After we got out of the Western Wall Tunnels, which were amazing as we walked underground along the entire length of the western retaining wall of the Temple mount, we came out into the Arab shuk. Our guide, Mike Hollander, reminded us that in going through the shuk, remember, if you make eye contact with one of the store owners and you look at an item, you are as good as owning that item. 🙂 The shuk is amazing in the color and amount of things for sale – from fabrics to figurines to carpets to chatch-kees. We finally ended up back at where we started, the Kotel plaza.
We took another few minutes for people to visit the Kotel one more time and then it was to the stairs to head to the Jewish Quarter. From the top of the first staircase we had an amazing view of the Dome of the Rock and the Al Aqsa Mosque. (pictures to be posted later). Then it was into the Jewish quarter Hurva square. Here is where ancient meets modern. On one side of the square is the Broad Wall, dating back to the 8th century BCE, First Temple period. Inside the square itself is the rebuilt Hurva synagogue that some might remember as just an arch remaining after it was destroyed in 1948.
We took about an hour for some shopping in the Cardo. I’ve been reminding everyone that, if you see something you like, buy it then, because if you don’t you may not be back and you will be disappointed that you didn’t get it. So, we did some shopping including some talitot for our adult B’nei Mitzvah students – yes, try explaining that one to the shop keepers. “Adult B’nei Mitzvah? What is this?” Give them an explanation with, “oh yes, and this is my rabbi!” – pointing to me. 🙂
From the Old City to Machanei Yehudah, the outdoor market. One of our favorite places to shop for food while we were living here this summer! The fruits and vegetables are as fresh and beautiful as ever and the crowds were immense as everyone was running around getting last minutes supplies for Shabbat. Of course we filled Marzipan, the infamous ruggelah store,with our group and filled our bags. Some found a nice indoor restaurant in the chaos while others of us immersed ourself in it. Matt and I found Eli, a great shop keeper who the kids and we loved to go and see whenever we were there. Some of our nut people moved, but the cheese and wine store was right where we remembered. One hour later and hands full of bags of goodies, we were back on the bus returning to the hotel.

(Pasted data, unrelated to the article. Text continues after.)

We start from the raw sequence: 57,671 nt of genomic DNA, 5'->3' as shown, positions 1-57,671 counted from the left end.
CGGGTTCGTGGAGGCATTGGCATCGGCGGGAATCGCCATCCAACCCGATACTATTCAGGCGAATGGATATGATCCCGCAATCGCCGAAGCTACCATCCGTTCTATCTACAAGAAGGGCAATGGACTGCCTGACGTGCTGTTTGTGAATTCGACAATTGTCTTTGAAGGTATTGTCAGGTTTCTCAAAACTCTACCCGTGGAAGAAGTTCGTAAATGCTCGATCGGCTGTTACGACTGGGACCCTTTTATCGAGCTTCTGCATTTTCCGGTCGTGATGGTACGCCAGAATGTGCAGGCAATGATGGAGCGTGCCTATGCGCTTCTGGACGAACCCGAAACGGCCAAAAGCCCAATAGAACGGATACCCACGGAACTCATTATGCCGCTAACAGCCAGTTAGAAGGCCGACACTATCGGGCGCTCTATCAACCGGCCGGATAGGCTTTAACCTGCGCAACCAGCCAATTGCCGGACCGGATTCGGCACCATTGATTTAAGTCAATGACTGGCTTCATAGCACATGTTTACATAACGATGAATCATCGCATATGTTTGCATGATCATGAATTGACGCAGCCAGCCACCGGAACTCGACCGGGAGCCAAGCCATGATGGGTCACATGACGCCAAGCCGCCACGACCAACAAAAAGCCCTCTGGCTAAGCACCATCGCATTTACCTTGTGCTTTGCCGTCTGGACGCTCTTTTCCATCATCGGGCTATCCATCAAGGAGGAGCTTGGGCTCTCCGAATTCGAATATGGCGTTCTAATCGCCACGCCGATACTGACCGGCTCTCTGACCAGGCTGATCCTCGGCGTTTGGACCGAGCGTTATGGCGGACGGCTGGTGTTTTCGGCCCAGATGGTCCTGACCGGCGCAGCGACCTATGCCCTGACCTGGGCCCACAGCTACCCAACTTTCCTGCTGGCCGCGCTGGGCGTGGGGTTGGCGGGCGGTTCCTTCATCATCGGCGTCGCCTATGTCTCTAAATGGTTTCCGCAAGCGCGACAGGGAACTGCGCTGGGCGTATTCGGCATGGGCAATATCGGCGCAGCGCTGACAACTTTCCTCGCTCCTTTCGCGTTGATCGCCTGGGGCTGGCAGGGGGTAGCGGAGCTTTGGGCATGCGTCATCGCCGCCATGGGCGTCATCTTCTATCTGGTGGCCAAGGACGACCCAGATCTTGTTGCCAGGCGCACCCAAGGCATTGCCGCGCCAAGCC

We came back, sat down for about an hour and then it was off to services and dinner in Modi’in, Kehilat Yozma. Following a wonderful service, the group was sent off with families for a home hospitality dinner. Everyone returned so excited about meeting some amazing families and individuals. There were those who just made aliyah two years ago to those who have been here their whole life but never realized until recently that they could be a part of a synagogue community without being da’ti – ultra religious. Truly the goal of meeting with the people of Israel along with seeing the places is on its way toward fulfillment. And still there is much to come.
After a very busy day, we came back to the hotel, some of us decompressed in the lobby talking for a while and others straight to their rooms, but we all slept very well, ready for a full day of Shabbat in Jerusalem.